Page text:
Carter Says Better Buying Power 2.0 Key to Managing Sequestration
By Army Sgt. 1st Class Tyrone C. Marshall Jr.
American Forces Press Service
WASHINGTON, May 24, 2013 Deputy Defense Secretary Ash Carter underscored yesterday the importance of the Better Buying Power 2.0 initiative in the wake of sequestration’s effects on the Defense Department.
Speaking at the Center for Strategic and International Studies, the deputy defense secretary, joined by Frank Kendall, undersecretary of defense for acquisition, technology and logistics, highlighted the increased importance of the initiative.
“Achieving Better Buying Power would, of course, be an important goal in any budget environment, but its importance has only grown given the strategic and budgetary challenges we now face,” Carter said.
“Since Better Buying Power was first unveiled, Congress passed the Budget Control Act, which required the department to cut $487 billion from our defense plans over 10 years,” he said.
Carter said this process began after devising a new defense strategy to guide the department’s leadership “as we turn a strategic corner from the post-9/11 era dominated by the wars in Iraq and Afghanistan, to an era defined by new challenges and new opportunities.”
“It's still true today, as it was then, that every dollar not wasted is a dollar that can be invested in these new capabilities,” he said.
“Due to the collateral damage of political gridlock here in Washington,” Carter said, “we are now also operating under sequestration.”
Sequestration requires the department to subtract an additional $37 billion from its budget for the remainder of fiscal year 2013, he said, and “sequester presumes that we take equal or proportionate share from each and every part of the budget, which is the worst managerial approach possible.”
The deputy defense secretary said sequester is not only regrettable in its own right, but also distracts from the true strategic and managerial tasks faced by Defense Secretary Chuck Hagel and the department.
“Secretary Hagel and I, and the entire leadership of the department, are doing everything we possibly can under this deliberately restrictive law to mitigate its harmful effects on national security, he said. “But as the Joint Chiefs have emphasized repeatedly, the impacts on our readiness are real, and in many cases, irreversible.”
The deputy defense secretary said the impetus to the better buying initiatives came from former Defense Secretary Robert M. Gates’ anticipation of the impending fiscal environment.
“It was two years ago at the Eisenhower Library that then-Secretary of Defense [Robert M.] Gates spoke presciently … about the days of ever-increasing defense budgets soon coming to an end as our elected leaders grappled with our fiscal circumstances,” Carter said.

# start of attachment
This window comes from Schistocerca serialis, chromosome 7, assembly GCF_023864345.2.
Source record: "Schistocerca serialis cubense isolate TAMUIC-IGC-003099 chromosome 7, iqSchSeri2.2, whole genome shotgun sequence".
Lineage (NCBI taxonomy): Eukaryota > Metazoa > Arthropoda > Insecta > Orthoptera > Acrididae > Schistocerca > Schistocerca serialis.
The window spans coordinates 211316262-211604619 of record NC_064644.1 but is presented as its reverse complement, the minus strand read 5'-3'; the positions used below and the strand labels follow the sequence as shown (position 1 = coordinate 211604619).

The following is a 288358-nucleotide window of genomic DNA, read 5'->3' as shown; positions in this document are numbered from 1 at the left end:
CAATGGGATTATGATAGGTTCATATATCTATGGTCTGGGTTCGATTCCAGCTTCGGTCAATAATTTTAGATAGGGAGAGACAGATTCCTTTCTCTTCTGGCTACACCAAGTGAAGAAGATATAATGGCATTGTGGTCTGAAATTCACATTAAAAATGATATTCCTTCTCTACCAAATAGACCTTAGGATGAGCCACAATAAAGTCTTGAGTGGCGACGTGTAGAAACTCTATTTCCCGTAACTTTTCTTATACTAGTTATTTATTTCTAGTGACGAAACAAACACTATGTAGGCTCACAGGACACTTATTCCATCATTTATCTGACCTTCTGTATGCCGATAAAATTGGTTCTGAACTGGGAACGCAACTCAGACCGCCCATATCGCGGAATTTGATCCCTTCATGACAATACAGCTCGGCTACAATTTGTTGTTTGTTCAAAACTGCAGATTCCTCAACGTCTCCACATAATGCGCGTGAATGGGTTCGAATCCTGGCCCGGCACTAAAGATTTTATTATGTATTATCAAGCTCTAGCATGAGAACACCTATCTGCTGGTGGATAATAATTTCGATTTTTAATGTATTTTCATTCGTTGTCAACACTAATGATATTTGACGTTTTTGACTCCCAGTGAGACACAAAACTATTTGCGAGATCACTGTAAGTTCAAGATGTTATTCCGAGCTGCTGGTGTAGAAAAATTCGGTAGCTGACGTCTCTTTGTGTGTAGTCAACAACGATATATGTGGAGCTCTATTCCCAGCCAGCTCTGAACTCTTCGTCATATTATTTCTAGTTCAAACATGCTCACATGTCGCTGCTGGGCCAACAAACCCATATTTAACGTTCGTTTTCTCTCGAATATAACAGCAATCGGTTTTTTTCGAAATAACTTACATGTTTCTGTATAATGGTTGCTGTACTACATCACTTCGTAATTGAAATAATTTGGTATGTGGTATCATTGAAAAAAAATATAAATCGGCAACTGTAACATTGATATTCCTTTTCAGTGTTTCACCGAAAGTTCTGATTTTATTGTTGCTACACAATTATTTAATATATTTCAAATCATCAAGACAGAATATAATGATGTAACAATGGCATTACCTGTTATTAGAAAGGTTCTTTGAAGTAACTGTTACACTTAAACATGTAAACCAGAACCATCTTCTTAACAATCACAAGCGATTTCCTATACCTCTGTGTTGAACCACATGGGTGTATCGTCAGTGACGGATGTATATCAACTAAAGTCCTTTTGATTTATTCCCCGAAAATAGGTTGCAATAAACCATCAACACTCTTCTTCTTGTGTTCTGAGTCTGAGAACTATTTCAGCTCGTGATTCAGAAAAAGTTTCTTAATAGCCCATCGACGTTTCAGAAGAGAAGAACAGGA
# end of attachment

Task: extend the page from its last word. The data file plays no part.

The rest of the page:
In acknowledgement of that coming fiscal reality, and in an effort to minimize the impact of it, he said, Gates launched an initiative to ensure that the department would not be forced to sacrifice, wherever possible, an ounce more force structure than was necessary.
Carter noted this was the introduction to what is now referred to as Better Buying Power 1.0, which he and Kendall introduced in September 2010.
“Better Buying Power's goal was … more capability for the warfighter and more value for the taxpayer by obtaining greater efficiency and productivity in defense spending -- what economists call productivity growth,” he said.
In order to achieve these objectives, Carter said, there were 23 principal actions directed in five major areas:
-- Targeting affordability and cost growth in defense programs;
-- Incentivizing productivity and innovation in industry through profit and partnership;
-- Promoting real competition wherever possible;
-- Improving tradecraft in the acquisition of services as opposed to goods; and
-- Reducing nonproductive processes and bureaucracy in the government and in industry.
During the past two-and-a-half years, Carter said, the department has worked hard -- with some considerable success in some major programs -- to implement these directives, acknowledging Better Buying Power 1.0 wouldn’t get everything right the first time around.
“We also knew that industry would continue to come to the table with good ideas and constructive criticism,” he said.
A notable feature of Better Buying Power 2.0, Carter said, is improving the professionalism of the total acquisition workforce, which encompasses program management, engineering, contracting and product support disciplines.
“We know that the quality of our people is an essential ingredient to our success as an acquisition enterprise,” he said.
As the department continues to implement Better Buying Power, Carter said, it looks forward to working with its industry partners and acquisition workforce to do more every year to get more value for the taxpayer and the warfighter.
“In fact, that's what Better Buying Power 2.0 is all about, just like Better Buying Power 1.0,” he said.
Carter commended Kendall and his acquisition team for their continuing efforts to improve the success of the Better Buying Power initiative.
“I salute Frank, who was my partner then, and is now, the leader of this effort, and his team, which is here, for their excellent work,” he said.
“The success of our Better Buying Power effort, and the Defense Enterprise, is clearly dependent on getting superior value for the taxpayers' dollar and for the war fighter,” he said.